Class and age form more significant areas of analysis at different points in the discussion, reflecting the significance of these social parameters for British military masculine identity in this period,67 and for the provision of medical treatment.68 However, while the age profile of the RAMC was explicitly delineated in ways which affected the masculine status of the unit as a whole to individuals within it, as will be discussed in Chapter 2, the class structure of the unit presents additional methodological problems. Class does not map as neatly on to rank, as was the case for the British Army more broadly.69 While the requirement that officers of the Corps held medical degrees undoubtedly meant that the officer corps was dominated by middle-class professionals, it also excluded a range of middle- and upper-class men from holding commissions. As Ward Muir, himself a middle-class orderly at the 3rd London General Hospital, noted of a fellow Corporal in the unit:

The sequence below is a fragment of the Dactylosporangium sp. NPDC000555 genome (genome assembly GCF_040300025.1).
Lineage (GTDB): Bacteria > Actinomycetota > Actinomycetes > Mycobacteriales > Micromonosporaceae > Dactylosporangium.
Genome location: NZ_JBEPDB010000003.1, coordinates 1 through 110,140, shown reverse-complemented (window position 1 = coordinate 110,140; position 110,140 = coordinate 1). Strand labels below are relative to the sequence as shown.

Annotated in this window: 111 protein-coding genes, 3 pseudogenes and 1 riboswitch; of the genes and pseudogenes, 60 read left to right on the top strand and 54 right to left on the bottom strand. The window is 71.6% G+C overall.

Khaki is an unparalleled disguise, especially the “issue” garments of Tommy Atkins. … Corporal Macdonald … is something of an aristocrat on his native heath, which is North of the Tweed; and the tan of his cheeks and the clearness of his blue eyes was acquired, like his soft Highland accent, on the open country of his own estate. He drives his ass-cart well because he once could drive a four-in-hand well. He is driving an ass-cart because noblesse oblige: if Britain did not want him as a fighter—those white hairs (p.16) of his were looked askance at—he had to find some other service. … So … he enlisted as an orderly and tackled the orderly’s distasteful tasks.70